Friday, April 03, 2009


Redding & Ragsdale. Sounds like a BBC comedy team or something, doesn't it?

C of E. Whenever I think there are no more belly laughs in the world of current events, the Episcopal Church, or its senile cousin the Church of England, always comes galloping to the rescue. Sometimes it's the Archbishop of Canterbury supporting sharia law, and sometimes it's the latest church-sponsored vandalism of the denomination's liturgy and theology. This week, though, it's a hilarious "spiritual" dilemma whose only possible answer is a thigh-slapper of post-modern irony.

A dilemma always has two horns. (Or should I say 'prongs'? I guess.) The first prong this time probably struck the enlightened Episcopal flock as excellent news. The Episcopal Divinity School in Cambridge, MA, has unanimously elected a new dean, Father Katherine Ragsdale. The origins of the school are closely associated with Harvard University, which is why it should surprise no one that the present-day institution is described as "socially liberal, particularly with regards to the inclusion of gay and lesbian persons in the priesthood." Father Ragsdale is herself a devout Lesbian, which may partially account for the glowing treatment she received in a current Boston Globe profile, despite her worrisome status as a Christian cleric. Another factor may have been her theological position on abortion, articulated in a recent speech to a pro-choice group:

[W]hen a woman becomes pregnant within a loving, supportive, respectful relationship; has every option open to her; decides she does not wish to bear a child; and has access to a safe, affordable abortion - there is not a tragedy in sight -- only blessing. The ability to enjoy God's good gift of sexuality without compromising one's education, life's work, or ability to put to use God's gifts and call is simply blessing.

These are the two things I want you, please, to remember - abortion is a blessing and our work is not done. Let me hear you say it: abortion is a blessing and our work is not done. Abortion is a blessing and our work is not done. Abortion is a blessing and our work is not done.

But just as the announcement of Father Ragsdale's unanimous election was on the verge of precipitating a crescendo of release in the spiritual G(od)-spot of the Church's most enlightened, uh, members, this terribly disturbing report broke the mood entirely:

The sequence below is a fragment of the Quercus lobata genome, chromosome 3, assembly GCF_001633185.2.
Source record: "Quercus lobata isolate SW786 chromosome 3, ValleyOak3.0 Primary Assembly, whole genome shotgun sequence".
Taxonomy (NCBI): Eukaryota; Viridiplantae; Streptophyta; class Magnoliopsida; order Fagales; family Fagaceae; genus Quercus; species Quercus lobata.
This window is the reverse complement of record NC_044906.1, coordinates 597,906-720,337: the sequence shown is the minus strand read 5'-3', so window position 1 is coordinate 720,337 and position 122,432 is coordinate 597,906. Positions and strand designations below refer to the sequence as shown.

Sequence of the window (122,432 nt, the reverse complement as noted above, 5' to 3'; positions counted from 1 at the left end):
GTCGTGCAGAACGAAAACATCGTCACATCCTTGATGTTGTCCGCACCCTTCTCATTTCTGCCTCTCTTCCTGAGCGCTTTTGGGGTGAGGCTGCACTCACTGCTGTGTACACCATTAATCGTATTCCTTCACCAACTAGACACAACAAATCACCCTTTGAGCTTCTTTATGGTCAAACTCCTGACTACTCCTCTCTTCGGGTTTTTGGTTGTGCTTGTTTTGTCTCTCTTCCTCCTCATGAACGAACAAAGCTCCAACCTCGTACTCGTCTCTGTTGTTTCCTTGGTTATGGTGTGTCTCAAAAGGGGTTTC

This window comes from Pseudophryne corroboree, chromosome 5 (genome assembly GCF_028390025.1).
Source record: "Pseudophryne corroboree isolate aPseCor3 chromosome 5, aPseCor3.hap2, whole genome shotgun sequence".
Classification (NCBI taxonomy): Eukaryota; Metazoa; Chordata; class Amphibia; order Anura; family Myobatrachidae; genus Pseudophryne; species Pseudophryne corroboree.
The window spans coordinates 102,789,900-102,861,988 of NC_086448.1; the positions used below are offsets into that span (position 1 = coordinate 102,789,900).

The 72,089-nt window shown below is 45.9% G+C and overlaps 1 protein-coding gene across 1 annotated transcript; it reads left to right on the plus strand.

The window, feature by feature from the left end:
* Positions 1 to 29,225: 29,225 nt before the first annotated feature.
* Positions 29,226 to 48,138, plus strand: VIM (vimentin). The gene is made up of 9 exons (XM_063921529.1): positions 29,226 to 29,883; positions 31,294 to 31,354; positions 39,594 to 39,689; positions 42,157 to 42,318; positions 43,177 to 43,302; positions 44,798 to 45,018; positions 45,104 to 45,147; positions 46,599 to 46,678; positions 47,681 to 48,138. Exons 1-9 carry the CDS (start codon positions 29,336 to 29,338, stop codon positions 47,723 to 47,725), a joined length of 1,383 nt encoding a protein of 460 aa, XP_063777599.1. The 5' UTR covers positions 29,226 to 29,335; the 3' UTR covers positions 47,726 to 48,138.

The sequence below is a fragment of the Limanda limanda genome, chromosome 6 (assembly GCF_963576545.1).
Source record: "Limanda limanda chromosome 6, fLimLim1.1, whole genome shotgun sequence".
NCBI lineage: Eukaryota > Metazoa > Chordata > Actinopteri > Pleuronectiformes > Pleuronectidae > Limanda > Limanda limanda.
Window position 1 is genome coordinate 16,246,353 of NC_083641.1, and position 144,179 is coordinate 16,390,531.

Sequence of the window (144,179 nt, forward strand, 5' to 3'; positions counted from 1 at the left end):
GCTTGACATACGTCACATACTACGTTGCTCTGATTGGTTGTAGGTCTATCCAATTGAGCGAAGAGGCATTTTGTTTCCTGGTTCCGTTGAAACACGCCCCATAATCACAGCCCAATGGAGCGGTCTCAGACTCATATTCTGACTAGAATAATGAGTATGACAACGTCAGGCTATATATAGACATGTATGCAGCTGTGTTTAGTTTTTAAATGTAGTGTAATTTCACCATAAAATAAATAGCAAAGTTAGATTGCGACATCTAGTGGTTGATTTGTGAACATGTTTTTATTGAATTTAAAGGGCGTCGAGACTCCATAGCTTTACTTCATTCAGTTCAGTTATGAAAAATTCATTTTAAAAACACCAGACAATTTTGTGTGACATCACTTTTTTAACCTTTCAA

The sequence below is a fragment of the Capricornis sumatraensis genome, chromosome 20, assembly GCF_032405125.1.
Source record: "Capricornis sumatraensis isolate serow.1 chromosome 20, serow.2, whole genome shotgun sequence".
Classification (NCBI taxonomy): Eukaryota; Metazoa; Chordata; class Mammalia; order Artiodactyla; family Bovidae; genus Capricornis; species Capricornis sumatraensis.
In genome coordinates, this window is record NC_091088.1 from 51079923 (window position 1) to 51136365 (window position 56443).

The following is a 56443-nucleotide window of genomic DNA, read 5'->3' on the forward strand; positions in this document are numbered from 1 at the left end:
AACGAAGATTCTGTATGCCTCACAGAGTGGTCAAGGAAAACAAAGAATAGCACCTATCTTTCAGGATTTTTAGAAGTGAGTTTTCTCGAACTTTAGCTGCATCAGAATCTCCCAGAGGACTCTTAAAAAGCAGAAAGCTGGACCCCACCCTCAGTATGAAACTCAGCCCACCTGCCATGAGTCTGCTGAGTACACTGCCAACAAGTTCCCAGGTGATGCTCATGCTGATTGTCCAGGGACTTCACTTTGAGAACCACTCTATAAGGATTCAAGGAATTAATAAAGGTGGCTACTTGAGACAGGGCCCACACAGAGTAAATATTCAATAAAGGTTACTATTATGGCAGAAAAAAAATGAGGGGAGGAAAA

Episcopal Priest Ann Holmes Redding has been defrocked

The Episcopal Church has defrocked Ann Holmes Redding, the Seattle Episcopal priest who announced in 2007 that she is both Christian and Muslim.

Bishop Geralyn Wolf of Rhode Island, who has disciplinary authority over Redding, informed the priest of her decision in a letter today.

Wolf found Redding to be "a woman of utmost integrity and their conversations over the past two years have been open, honest and respectful," according to a press release from the Diocese of Rhode Island.

"However, Bishop Wolf believes that a priest of the Church cannot be both a Christian and a Muslim."

"I am very sad," Redding had said Tuesday. "I'm sad at the loss of this cherished honor of having served as a priest."

She also said she was sad at what seems to her to be a narrow vision of what the church accepts.

Redding, who had formerly served as director of faith formation at St. Mark's Episcopal Cathedral on Capitol Hill, announced in June 2007 that for more than a year, she had also been a Muslim — drawn to the faith after an introduction to Muslim prayers moved her profoundly.

It was an announcement that perplexed many, though Redding said she didn't feel a need to reconcile all the differences between the two faiths, believing that at the most basic level they are compatible.

Redding's defrocking — formally called deposition — comes almost 21 months after Bishop Wolf first told the priest to take a year to reflect on her beliefs. [emphasis added].